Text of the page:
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Jane Rosen, A Class of Birds


Jane Rosen

A Class of Birds

September 10- October 30, 2010

Opening: Friday September 10, 5-7pm



Sears-Peyton Gallery is pleased to announce our forth exhibition of native New York artist Jane Rosen. A CLASS OF BIRDS is a new collection of free-standing and wall-mounted sculptures.


      A lifetime of studying our symbiotic relationship with nature has allowed Jane Rosen to produce this stunning new body of work entitled A Class of Birds. Optimistic and transporting, these postmodern, posted sentinels, blown glass hawks and other birds, capture our attention as they gaze back at and beyond us from recycled limestone perches.

The poet Robinson Jeffers, who found, as did Jane the New Yorker, his place in the world not on his native East Coast but on the edge of California, shared Jane’s subject matter. At the end of “Vulture,” one of Jeffers’ best-known poems, he tells the raptor circling him that he’s come too soon then continues:


                        But how beautiful
                        he looked, gliding down

                        On those great sails; how beautiful he looked, veering away

                        in the sea-light over the           precipice. I tell you solemnly
                        That I was sorry to have disappointed him. To be eaten by that beak and
                        become part of him, to share those wings and those eyes-
                        What a sublime end of one's body, what an enskyment; what a life
                        after death.

Jane’s A Class of Birds is an enskyment addressing the same profundities as Jeffer’s poems did: impermanence, the beyond, and in this age of new age what might be called beingness. Animals have been Jane’s subjects for years, but finally, ironically, it’s this most representational sculpture and tablature that are earning her the serious attention she long deserved. Here’s what critic Tracy Cochran wrote about a piece of Jane’s shown at the Danese Gallery: “Standing on a pedestal of limestone, was a “Goshawk” made by the artist Jane Rosen of hand blown, pigmented glass. Somehow Rosen captured wildness, fleetingness, and eternity all at the same time. This work of art helped me see that there is something beyond impermanence, something hawk eyes may see.”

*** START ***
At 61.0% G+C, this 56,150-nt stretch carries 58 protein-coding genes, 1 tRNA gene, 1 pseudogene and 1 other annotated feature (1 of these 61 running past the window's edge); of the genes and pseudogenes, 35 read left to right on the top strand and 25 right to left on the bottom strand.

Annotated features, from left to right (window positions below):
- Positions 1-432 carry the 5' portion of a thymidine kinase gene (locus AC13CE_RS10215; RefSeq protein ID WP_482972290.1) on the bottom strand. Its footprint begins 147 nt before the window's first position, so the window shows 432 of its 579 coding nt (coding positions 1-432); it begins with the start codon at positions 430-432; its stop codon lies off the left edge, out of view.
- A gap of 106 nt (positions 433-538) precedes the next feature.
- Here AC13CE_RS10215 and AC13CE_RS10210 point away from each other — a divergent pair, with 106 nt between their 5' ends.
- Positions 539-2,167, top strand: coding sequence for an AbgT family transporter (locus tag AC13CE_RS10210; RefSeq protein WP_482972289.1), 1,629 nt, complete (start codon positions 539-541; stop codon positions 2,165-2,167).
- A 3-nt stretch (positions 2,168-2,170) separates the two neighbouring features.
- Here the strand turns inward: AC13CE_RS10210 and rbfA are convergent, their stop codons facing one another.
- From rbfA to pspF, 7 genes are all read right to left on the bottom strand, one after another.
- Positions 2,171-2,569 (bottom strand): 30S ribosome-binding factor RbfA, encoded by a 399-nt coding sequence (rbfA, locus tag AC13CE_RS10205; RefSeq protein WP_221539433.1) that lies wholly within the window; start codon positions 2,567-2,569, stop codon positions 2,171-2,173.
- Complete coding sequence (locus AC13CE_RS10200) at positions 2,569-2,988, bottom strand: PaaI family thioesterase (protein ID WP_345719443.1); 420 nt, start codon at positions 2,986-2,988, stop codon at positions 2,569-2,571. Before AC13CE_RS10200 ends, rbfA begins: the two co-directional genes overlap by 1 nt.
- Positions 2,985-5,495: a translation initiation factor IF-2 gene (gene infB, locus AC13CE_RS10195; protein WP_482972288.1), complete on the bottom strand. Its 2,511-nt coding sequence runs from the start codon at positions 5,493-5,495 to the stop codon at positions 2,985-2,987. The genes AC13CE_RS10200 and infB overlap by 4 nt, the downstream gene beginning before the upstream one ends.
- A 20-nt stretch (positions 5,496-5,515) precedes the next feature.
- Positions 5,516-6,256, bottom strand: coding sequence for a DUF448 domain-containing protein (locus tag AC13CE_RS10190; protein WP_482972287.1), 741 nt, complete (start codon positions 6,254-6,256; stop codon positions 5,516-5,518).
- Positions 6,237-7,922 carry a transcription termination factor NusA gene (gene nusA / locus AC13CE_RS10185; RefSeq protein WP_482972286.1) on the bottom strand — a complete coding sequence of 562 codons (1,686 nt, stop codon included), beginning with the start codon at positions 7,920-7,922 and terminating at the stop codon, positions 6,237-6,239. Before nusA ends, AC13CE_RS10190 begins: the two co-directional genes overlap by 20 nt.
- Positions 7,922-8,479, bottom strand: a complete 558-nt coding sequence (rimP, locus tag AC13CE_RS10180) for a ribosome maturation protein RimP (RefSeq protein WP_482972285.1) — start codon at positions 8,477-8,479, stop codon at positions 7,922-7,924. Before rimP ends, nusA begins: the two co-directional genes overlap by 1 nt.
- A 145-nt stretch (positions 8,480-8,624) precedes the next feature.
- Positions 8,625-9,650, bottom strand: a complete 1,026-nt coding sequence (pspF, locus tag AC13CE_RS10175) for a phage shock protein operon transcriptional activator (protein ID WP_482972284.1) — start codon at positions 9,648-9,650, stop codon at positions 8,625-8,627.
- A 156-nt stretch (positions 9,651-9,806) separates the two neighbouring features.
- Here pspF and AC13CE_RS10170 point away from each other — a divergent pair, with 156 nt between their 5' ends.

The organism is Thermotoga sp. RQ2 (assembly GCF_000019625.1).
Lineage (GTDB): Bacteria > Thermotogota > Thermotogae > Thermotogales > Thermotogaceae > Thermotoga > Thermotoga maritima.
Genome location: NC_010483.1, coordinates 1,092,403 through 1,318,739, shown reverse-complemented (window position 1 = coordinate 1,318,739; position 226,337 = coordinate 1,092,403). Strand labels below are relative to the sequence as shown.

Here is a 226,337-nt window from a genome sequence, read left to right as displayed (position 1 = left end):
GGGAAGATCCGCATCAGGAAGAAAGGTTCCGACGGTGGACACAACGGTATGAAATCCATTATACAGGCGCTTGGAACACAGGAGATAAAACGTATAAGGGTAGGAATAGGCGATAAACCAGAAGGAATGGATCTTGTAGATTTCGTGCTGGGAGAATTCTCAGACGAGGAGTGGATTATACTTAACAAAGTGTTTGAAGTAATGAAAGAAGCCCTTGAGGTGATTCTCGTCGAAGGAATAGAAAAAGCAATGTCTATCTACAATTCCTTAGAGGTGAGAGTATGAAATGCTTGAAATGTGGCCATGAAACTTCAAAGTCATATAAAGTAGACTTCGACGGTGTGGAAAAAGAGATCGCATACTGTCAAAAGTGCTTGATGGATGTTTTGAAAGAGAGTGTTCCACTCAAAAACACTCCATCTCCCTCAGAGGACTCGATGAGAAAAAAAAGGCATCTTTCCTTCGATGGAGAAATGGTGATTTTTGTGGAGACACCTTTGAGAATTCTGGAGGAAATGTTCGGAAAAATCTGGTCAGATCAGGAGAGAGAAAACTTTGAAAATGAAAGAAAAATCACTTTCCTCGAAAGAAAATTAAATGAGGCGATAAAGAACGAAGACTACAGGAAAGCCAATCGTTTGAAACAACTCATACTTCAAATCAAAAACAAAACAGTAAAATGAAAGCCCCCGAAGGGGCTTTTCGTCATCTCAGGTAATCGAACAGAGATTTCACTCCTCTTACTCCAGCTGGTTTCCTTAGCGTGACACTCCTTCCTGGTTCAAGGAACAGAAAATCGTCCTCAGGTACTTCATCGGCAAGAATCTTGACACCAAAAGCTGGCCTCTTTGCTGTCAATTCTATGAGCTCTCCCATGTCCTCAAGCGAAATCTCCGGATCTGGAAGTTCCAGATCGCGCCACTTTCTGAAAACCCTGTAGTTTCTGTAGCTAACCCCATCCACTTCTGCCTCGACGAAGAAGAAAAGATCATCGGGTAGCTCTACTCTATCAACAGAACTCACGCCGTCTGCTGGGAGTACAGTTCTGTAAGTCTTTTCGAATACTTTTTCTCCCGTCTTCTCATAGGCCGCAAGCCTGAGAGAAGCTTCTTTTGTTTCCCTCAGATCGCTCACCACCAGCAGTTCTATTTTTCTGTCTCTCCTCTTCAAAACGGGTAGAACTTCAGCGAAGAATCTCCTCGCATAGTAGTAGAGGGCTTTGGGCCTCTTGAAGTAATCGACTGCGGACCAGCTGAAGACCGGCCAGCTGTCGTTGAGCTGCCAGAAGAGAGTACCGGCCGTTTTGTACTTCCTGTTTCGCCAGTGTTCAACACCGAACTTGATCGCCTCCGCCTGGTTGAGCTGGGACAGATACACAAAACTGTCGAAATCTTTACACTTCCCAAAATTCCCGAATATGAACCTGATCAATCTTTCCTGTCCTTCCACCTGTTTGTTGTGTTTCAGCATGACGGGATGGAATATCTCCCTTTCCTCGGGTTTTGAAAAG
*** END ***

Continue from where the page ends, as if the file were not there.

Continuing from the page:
Given, too, the precariousness of our and the planet’s existence, Jane’s work is sublimely political. These hand blown beings defy time, draw us, in the artist’s words, “to something other . . . It’s as if I made a class of attentive birds to replace my students as I sit in my studio chair listening to stories of life lived watchfully in the trees.”

Jane’s process of creating sculpture in glass is complex, collaborative, chemical—almost alchemical. Starting with a drawing, say of a posted Cooper’s hawk, she assembles a palette of glass powder then, painstakingly, creates the sculpture. Working with several gaffers, using fire and water, they shape, add pigment, heat and blow the glass until the sculptures take form.


I’ve been fortunate to know Jane Rosen both in New York, where she lived in a SoHo loft and taught at the School of Visual Arts, and in California where she resides on the crest of a green valley south of San Francisco. To truly see Jane Rosen’s sculpture one needs to look at her work the way one looks at a Rothko painting, quietly and without distraction. The reward is great.

-Tessa Wilcox, San Francisco, California, 2010


Essay is taken from a catalog for A CLASS OF BIRDS. The catalog is available for purchase.



Gallery Hours: Tuesday-Friday, 10 -6, Saturday, 11- 6

Jane Rosen, A Class of Birds

Sep 10 – Oct 30, 2010